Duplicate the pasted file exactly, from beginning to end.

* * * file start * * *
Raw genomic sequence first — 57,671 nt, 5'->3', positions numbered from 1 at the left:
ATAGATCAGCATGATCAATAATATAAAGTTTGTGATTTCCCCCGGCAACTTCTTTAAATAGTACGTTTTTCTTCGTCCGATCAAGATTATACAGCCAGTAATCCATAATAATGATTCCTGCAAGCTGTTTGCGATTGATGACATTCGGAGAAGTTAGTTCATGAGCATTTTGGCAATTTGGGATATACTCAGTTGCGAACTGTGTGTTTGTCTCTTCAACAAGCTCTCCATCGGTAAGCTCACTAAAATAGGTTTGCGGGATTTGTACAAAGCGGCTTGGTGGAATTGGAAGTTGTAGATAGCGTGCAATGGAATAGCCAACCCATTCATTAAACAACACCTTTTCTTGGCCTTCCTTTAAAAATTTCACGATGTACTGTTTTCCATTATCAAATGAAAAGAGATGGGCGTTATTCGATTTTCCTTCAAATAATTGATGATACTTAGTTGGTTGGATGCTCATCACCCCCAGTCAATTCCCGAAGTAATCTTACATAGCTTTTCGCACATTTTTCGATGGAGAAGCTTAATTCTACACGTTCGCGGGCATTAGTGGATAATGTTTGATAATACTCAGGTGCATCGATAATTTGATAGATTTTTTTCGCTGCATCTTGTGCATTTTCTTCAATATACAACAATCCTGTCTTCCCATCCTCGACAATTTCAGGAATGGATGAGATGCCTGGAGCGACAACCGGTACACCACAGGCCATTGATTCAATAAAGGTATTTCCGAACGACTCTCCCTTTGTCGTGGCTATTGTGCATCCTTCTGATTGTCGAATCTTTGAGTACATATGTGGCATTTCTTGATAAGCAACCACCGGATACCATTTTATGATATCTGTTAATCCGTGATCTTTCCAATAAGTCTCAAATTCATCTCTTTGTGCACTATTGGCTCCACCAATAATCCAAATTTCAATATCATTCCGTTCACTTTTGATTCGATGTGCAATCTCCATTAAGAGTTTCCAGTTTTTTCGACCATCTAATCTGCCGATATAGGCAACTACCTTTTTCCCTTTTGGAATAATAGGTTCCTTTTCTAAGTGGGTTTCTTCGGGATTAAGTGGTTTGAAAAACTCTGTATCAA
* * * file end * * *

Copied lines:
Raw genomic sequence first — 57,671 nt, 5'->3', positions numbered from 1 at the left:
ATAGATCAGCATGATCAATAATATAAAGTTTGTGATTTCCCCCGGCAACTTCTTTAAATAGTACGTTTTTCTTCGTCCGATCAAGATTATACAGCCAGTAATCCATAATAATGATTCCTGCAAGCTGTTTGCGATTGATGACATTCGGAGAAGTTAGTTCATGAGCATTTTGGCAATTTGGGATATACTCAGTTGCGAACTGTGTGTTTGTCTCTTCAACAAGCTCTCCATCGGTAAGCTCACTAAAATAGGTTTGCGGGATTTGTACAAAGCGGCTTGGTGGAATTGGAAGTTGTAGATAGCGTGCAATGGAATAGCCAACCCATTCATTAAACAACACCTTTTCTTGGCCTTCCTTTAAAAATTTCACGATGTACTGTTTTCCATTATCAAATGAAAAGAGATGGGCGTTATTCGATTTTCCTTCAAATAATTGATGATACTTAGTTGGTTGGATGCTCATCACCCCCAGTCAATTCCCGAAGTAATCTTACATAGCTTTTCGCACATTTTTCGATGGAGAAGCTTAATTCTACACGTTCGCGGGCATTAGTGGATAATGTTTGATAATACTCAGGTGCATCGATAATTTGATAGATTTTTTTCGCTGCATCTTGTGCATTTTCTTCAATATACAACAATCCTGTCTTCCCATCCTCGACAATTTCAGGAATGGATGAGATGCCTGGAGCGACAACCGGTACACCACAGGCCATTGATTCAATAAAGGTATTTCCGAACGACTCTCCCTTTGTCGTGGCTATTGTGCATCCTTCTGATTGTCGAATCTTTGAGTACATATGTGGCATTTCTTGATAAGCAACCACCGGATACCATTTTATGATATCTGTTAATCCGTGATCTTTCCAATAAGTCTCAAATTCATCTCTTTGTGCACTATTGGCTCCACCAATAATCCAAATTTCAATATCATTCCGTTCACTTTTGATTCGATGTGCAATCTCCATTAAGAGTTTCCAGTTTTTTCGACCATCTAATCTGCCGATATAGGCAACTACCTTTTTCCCTTTTGGAATAATAGGTTCCTTTTCTAAGTGGGTTTCTTCGGGATTAAGTGGTTTGAAAAACTCTGTATCAA